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Original Article

Free Access

Treatment of Organic Livestock with Medicinal Plants: A Systematic Review of European Ethnoveterinary Research

Mayer M.a, d · Vogl C.R.b · Amorena M.a · Hamburger M.c · Walkenhorst M.d

Author affiliations

aFaculty of Bioscience and Agri-Food and Environment Technologies, University of Teramo, Teramo, Italy; bDivision of Organic Farming, Department of Sustainable Agricultural Systems, University of Natural Resources and Life Sciences (BOKU), Vienna, Austria; cInstitute of Pharmaceutical Biology, Department of Pharmaceutical Sciences, University of Basel, Basel, Switzerland; dDepartment of Livestock Science, Research Institute of Organic Agriculture, Frick, Switzerland

Corresponding Author

Dr. med. vet. Michael Walkenhorst

Department of Livestock Science

Research Institute of Organic Agriculture

Ackerstrasse 113, 5070 Frick, Switzerland


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Forsch Komplementmed 2014;21:375-386

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Background: The EC Regulation for Organic Farming states that organic livestock should be treated preferably with phytotherapeutic products. In spite of the high importance of organic livestock in Europe, primarily ruminants, today almost no phytotherapeutic product is registered for livestock. Also, information regarding veterinary phytotherapy is rare. The aim of this paper is to find approaches to cope with health problems of organic ruminants in Europe on the basis of findings from the European ethnoveterinary medicine (EuEVM). Methods: A systematic review of ethno-biomedicinal papers was conducted with the aid of the Scopus database, and 75 papers, from European countries were analyzed regarding ethnoveterinary information. Results: A total of 590 plant species referring to 102 different plant families are reported to be used for animal treatment, with Asteraceae, Fabaceae and Lamiaceae being the most important families. The traditional use of some plant species (e.g. mallow, chamomile, wormwood) corresponds with findings from recent scientific literature. The large number of less studied plant species, such as white lupin as an antiparasitic herb, and Helleborus spp. as potential immunostimulatory agent, opens an interesting field for future research. Conclusions: In general, EuEVM provides interesting treatment approaches for gastrointestinal and dermatological disorders as well as parasitosis. Findings regarding disorders of female genital or respiratory tract are less consistent. Nevertheless, EuEVM offers a solid basis for stimulating research in veterinary phytotherapy in Europe with a perspective to solve animal health problems in organic or even nonorganic ruminant production.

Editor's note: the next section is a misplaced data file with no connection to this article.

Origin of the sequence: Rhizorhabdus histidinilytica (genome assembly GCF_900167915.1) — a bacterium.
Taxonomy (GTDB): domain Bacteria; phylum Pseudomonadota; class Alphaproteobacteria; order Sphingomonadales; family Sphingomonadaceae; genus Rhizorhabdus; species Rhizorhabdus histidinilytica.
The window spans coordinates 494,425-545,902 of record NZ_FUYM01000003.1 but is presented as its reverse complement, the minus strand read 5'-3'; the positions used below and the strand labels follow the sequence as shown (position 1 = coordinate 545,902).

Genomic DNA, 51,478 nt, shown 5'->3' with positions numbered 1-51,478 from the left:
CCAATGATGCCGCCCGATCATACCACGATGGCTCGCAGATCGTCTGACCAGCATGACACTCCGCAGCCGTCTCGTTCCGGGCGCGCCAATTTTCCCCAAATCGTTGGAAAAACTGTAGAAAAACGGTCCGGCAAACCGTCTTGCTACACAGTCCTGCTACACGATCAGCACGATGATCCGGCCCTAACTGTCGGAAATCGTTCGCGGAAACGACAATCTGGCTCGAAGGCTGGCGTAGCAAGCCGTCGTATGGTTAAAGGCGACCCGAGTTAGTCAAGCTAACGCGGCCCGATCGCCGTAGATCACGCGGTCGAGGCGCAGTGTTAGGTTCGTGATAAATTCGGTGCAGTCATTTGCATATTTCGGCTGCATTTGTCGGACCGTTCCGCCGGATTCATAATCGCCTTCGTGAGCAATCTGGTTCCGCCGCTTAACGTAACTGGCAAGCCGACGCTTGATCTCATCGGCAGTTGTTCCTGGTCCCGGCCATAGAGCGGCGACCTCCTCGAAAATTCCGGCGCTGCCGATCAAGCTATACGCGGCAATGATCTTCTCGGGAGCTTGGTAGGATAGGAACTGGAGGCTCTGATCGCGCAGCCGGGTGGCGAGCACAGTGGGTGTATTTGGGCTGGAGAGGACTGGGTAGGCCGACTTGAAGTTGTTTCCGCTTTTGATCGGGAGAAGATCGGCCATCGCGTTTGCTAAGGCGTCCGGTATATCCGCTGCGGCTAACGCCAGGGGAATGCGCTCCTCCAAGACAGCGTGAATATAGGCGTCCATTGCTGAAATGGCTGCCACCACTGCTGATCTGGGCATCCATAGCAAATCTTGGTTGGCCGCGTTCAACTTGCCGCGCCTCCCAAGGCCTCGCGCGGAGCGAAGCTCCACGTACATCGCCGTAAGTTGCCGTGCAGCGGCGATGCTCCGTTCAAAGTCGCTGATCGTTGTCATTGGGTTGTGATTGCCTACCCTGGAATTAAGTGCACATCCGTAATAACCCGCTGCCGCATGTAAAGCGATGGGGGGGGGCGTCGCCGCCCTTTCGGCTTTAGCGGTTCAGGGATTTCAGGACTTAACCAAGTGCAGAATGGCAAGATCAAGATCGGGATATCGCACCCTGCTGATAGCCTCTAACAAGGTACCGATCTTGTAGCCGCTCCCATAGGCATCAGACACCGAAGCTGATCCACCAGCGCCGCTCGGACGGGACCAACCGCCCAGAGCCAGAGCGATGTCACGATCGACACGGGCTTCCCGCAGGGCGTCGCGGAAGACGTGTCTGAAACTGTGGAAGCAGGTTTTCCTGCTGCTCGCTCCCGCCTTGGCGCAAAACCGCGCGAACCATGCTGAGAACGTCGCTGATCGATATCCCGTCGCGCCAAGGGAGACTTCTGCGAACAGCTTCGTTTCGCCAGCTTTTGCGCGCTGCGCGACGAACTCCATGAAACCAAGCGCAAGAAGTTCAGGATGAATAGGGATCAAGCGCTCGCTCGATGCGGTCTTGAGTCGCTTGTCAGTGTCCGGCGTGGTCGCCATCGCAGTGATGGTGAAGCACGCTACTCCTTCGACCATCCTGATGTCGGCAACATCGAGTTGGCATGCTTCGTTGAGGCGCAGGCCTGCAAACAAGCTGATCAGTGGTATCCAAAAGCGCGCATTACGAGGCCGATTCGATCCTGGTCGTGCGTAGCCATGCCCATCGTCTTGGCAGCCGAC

© 2014 S. Karger GmbH, Freiburg


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